ALBANY — Three new exhibitions featuring multi-media artist Ronny Quevedo’s “offside” in the main gallery, Rodrigo Valenzuela’s “Video Works” in the Nancy Hyatt Liddle Gallery on the second floor, and “Fruit Soup: Contemporary Vanitas by Audrey Flack and Gracelee Lawrence” in the Collections Study Gallery open at the University Art Museum last week.
Quevedo’s family’s emigration from Ecuador to New York serves as a catalyst for his works on display (2012 to the present), which reflect on socio-political issues of migration, Indigenous architecture and communal spaces.
One newly commissioned work, “fuera de lugar” (2021), uses diagrammatic vinyl lines that recall both dress patterns and gymnasium floors, a reference to his seamstress mother and professional soccer player father. Another new commission, “a mother’s hand” (2021), uses grids that reference both pre-Columbian textiles and the modularity in the 1960s design by Edward Durell Stone of the museum in which this work is sited.
Upstairs in the Nancy Hyatt Liddle Gallery are two video works by multi-disciplinary artist Rodrigo Valenzuela. A former day laborer in landscape, construction and other sectors, Valenzuela frequently draws an analogy between soccer goalkeepers and his former job on an overnight crew cleaning office buildings. In the two videos on view, “Prole” (2015) and “El Sísifo” (2015), sports provide a backdrop for investigating issues of race, labor, solidarity and workers’ agency.
Both videos shed light on the unseen labor behind the spectacles of sports and capitalism, inviting reflection on how labor is regarded in U.S. society and the effect that status has on real lives.
You can hear more from Quevedo and Valenzuela at their Artist Talk, scheduled from 4:30-5:30 p.m. on Thursday, March 3, followed by an Artists’ Reception from 5:30-7 p.m. at the Museum.
In the Collections Study Gallery
Photographs from the University’s Fine Art Collections by photorealist painter Audrey Flack and recent 3D printed sculptures by Gracelee Lawrence, currently a visiting assistant professor of sculpture, art and art history, share unexpected commonalities in the joint exhibition in the Collections Study Gallery.
Flack’s photographs use an intricate three-layer (cyan, magenta, yellow) dye-transfer process and function as sources for her groundbreaking vanitas still lifes from the 1970s and early 1980s. Lawrence’s objects — which begin as 3D scans of bodies and fruit and were then printed in multi-colored, reflective filaments — exist in a transfigurative space between physical and digital reality. Paired together, Flack’s and Lawrence’s works provide meditations on time and subjectivity, mechanical and digital reproduction, and capitalist consumption in our contemporary world.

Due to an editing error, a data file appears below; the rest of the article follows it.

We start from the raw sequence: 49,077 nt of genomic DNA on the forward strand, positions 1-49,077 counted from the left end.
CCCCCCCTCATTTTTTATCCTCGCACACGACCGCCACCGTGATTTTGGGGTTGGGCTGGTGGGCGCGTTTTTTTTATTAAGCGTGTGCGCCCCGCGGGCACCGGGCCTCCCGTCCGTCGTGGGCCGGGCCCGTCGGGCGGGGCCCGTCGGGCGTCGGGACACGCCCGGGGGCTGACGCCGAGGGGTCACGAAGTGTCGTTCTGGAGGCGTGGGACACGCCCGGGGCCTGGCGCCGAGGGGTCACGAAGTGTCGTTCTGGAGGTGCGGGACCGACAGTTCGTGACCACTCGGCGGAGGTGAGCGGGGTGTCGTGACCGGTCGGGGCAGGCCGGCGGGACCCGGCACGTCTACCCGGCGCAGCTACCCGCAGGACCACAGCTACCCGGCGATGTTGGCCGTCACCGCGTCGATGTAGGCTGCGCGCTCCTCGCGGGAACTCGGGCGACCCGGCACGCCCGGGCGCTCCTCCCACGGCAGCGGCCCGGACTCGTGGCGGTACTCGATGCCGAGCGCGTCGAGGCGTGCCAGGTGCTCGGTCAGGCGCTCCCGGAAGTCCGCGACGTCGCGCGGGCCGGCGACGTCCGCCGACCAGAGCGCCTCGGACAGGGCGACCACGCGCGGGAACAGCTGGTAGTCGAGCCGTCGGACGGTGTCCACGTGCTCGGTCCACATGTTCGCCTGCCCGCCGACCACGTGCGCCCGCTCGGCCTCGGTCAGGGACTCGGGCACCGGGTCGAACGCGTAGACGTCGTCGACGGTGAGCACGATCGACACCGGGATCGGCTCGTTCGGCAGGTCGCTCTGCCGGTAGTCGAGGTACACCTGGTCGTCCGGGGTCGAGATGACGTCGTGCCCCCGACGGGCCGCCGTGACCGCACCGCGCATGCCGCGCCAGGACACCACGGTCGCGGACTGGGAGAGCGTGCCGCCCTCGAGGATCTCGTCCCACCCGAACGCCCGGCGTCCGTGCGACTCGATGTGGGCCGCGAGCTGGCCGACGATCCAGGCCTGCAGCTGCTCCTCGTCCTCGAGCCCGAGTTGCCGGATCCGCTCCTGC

The two artists’ works are paired as vanitas — a style popular in 17th century Holland. The word is based on the Latin for vanity and describes a still life that includes objects such as skulls and ripe fruit, meant to remind the viewer of their own mortality and the transient nature of life. Flack’s photographs reflect reoccurring themes such as life and death, luxury and consumption.
Lawrence’s work in “Fruit Soup” explores these themes through digitally-skewed fruits and vegetables, representing hybridity, reproduction, humor and sexuality. The objects are all printed with polylactic acid (PLA) filament, a vegetable derived bioplastic typically made from fermented corn starch. In what the artist calls a “material poetics,” the works ask us to consider produce as a vehicle for understanding systems of power and control, nutrition and intimacy, and technological invention.
Creating a space for new ideas like these to emerge from visual dialogue is central to the Collections Study Gallery mission. The gallery’s rotating exhibition schedule highlights artworks from the Collections with past exhibiting artists and/or emerging or established contemporary artists, and works in tandem with the Collections Study Space, giving access to 3,000 objects reflecting students, faculty, other researchers and scholars, and the community.
All three exhibitions will be on display through April 2. The Museum is open 11 a.m. – 4 p.m. Tuesday through Saturday, and visitors must wear face masks. Hours are subject to change; for up-to-date information visit the Museum website or call 518-443-4035.